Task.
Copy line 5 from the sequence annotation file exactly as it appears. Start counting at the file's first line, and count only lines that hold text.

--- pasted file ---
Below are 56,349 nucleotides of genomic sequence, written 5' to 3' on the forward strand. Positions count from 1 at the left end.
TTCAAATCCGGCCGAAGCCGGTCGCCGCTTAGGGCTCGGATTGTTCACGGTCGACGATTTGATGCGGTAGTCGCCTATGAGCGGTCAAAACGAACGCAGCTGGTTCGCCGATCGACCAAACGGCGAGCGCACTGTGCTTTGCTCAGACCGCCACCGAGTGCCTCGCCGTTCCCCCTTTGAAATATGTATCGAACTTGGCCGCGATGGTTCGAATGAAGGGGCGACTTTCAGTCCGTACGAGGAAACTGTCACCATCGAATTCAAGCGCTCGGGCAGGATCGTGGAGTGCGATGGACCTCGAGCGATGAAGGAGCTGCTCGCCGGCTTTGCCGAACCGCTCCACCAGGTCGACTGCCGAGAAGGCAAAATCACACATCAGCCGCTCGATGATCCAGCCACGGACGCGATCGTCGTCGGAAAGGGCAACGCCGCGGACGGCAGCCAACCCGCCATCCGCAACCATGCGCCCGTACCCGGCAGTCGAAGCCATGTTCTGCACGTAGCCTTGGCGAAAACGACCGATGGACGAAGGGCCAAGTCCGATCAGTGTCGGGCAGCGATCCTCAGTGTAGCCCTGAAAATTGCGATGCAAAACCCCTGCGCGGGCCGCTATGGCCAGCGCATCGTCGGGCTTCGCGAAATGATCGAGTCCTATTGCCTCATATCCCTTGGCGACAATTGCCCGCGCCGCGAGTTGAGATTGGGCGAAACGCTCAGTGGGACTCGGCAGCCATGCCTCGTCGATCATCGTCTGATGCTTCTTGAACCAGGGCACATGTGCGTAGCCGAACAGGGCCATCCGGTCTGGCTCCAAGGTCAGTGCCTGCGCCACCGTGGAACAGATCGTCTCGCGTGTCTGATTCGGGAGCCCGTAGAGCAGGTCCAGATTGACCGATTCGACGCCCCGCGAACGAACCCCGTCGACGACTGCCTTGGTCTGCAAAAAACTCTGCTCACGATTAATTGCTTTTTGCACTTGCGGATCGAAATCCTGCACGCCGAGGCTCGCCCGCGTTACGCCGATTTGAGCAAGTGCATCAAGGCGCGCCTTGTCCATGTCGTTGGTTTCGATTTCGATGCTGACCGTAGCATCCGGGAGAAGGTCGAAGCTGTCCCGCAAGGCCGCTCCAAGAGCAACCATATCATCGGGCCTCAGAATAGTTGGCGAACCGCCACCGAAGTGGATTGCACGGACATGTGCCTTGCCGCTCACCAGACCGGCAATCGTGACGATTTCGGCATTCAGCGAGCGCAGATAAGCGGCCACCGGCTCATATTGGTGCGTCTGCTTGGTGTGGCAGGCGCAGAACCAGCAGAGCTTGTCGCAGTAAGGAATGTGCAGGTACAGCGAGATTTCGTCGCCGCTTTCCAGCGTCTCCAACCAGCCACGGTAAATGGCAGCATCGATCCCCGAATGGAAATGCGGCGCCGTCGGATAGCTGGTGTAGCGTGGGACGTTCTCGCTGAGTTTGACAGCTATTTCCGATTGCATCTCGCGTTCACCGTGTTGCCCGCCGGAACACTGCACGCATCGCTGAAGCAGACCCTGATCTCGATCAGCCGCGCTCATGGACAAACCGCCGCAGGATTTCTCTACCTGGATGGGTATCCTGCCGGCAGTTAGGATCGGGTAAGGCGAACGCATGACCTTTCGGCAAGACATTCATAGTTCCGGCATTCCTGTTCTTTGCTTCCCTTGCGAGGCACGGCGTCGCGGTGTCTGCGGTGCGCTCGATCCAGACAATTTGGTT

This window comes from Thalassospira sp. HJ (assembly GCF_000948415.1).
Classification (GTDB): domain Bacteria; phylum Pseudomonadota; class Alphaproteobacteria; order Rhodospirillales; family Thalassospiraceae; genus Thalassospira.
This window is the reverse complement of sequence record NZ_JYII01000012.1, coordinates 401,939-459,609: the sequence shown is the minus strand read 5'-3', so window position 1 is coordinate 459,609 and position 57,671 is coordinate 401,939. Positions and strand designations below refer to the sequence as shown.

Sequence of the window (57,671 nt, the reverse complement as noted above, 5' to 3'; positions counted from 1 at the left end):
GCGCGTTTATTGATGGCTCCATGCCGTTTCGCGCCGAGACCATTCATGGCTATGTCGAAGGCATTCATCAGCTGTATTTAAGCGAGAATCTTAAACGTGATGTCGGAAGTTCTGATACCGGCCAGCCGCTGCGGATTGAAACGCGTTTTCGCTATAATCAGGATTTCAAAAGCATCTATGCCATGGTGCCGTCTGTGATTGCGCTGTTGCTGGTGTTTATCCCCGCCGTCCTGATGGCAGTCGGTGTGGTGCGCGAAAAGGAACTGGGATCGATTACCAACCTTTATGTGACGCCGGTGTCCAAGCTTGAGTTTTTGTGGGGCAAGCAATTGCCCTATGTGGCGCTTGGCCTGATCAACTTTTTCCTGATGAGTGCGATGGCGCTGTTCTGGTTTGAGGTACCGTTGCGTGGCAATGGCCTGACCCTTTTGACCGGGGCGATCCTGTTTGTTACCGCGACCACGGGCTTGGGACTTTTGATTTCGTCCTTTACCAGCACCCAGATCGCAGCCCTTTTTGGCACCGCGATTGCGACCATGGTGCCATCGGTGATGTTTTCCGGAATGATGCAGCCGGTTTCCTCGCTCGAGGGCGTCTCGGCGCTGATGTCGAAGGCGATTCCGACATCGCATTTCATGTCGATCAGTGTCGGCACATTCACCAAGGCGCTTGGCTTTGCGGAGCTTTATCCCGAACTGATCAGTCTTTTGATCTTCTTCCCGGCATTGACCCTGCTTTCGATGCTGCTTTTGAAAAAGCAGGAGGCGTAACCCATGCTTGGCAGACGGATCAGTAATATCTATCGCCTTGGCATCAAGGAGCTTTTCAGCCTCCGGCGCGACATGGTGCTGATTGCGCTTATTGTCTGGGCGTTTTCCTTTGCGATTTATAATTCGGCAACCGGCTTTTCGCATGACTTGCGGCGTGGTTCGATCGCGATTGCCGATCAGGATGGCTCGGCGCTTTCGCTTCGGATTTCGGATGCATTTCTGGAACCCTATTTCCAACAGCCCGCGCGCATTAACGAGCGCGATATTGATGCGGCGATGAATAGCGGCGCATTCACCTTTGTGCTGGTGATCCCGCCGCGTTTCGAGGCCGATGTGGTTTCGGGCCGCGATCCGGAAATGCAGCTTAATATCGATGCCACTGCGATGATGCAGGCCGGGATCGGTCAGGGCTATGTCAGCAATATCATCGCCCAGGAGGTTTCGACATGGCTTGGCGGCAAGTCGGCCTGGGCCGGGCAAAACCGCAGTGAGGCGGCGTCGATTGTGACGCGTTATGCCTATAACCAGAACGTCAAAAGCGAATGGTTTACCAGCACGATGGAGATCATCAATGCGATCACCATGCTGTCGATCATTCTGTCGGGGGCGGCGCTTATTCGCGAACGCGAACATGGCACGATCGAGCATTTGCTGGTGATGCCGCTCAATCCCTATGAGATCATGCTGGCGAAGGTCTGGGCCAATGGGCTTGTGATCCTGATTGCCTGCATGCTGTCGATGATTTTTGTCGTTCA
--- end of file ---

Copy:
This window is the reverse complement of sequence record NZ_JYII01000012.1, coordinates 401,939-459,609: the sequence shown is the minus strand read 5'-3', so window position 1 is coordinate 459,609 and position 57,671 is coordinate 401,939. Positions and strand designations below refer to the sequence as shown.